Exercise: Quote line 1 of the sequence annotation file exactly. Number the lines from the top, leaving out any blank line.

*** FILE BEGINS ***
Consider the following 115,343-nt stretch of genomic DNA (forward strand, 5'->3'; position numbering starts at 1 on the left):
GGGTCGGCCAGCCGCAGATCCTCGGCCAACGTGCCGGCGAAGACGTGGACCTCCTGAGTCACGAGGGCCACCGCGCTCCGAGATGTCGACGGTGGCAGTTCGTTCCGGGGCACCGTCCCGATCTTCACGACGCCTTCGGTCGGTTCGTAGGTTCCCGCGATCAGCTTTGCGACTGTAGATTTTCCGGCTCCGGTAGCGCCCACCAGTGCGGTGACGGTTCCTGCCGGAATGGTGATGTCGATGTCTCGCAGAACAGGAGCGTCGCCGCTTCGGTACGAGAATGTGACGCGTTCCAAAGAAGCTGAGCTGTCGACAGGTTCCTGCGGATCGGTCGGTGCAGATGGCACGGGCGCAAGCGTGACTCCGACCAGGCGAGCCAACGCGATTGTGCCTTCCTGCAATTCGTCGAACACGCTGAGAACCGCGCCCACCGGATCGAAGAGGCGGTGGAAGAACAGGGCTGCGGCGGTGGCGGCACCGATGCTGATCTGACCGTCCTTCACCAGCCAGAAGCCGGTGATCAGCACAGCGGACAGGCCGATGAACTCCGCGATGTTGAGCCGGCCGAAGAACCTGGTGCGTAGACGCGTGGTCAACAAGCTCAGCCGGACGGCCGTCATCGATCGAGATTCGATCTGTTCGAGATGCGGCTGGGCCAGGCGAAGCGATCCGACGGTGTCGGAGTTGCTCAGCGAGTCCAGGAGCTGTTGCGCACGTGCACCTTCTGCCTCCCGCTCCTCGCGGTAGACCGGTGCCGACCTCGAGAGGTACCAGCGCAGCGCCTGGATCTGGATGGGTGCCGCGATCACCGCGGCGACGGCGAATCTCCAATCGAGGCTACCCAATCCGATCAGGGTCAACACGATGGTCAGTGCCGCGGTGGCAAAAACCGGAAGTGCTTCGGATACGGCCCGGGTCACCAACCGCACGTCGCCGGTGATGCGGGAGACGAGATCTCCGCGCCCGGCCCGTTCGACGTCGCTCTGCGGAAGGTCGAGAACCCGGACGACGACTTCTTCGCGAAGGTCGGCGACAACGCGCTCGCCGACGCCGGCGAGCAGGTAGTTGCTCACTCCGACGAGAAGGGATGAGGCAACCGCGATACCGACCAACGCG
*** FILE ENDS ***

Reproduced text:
Consider the following 115,343-nt stretch of genomic DNA (forward strand, 5'->3'; position numbering starts at 1 on the left):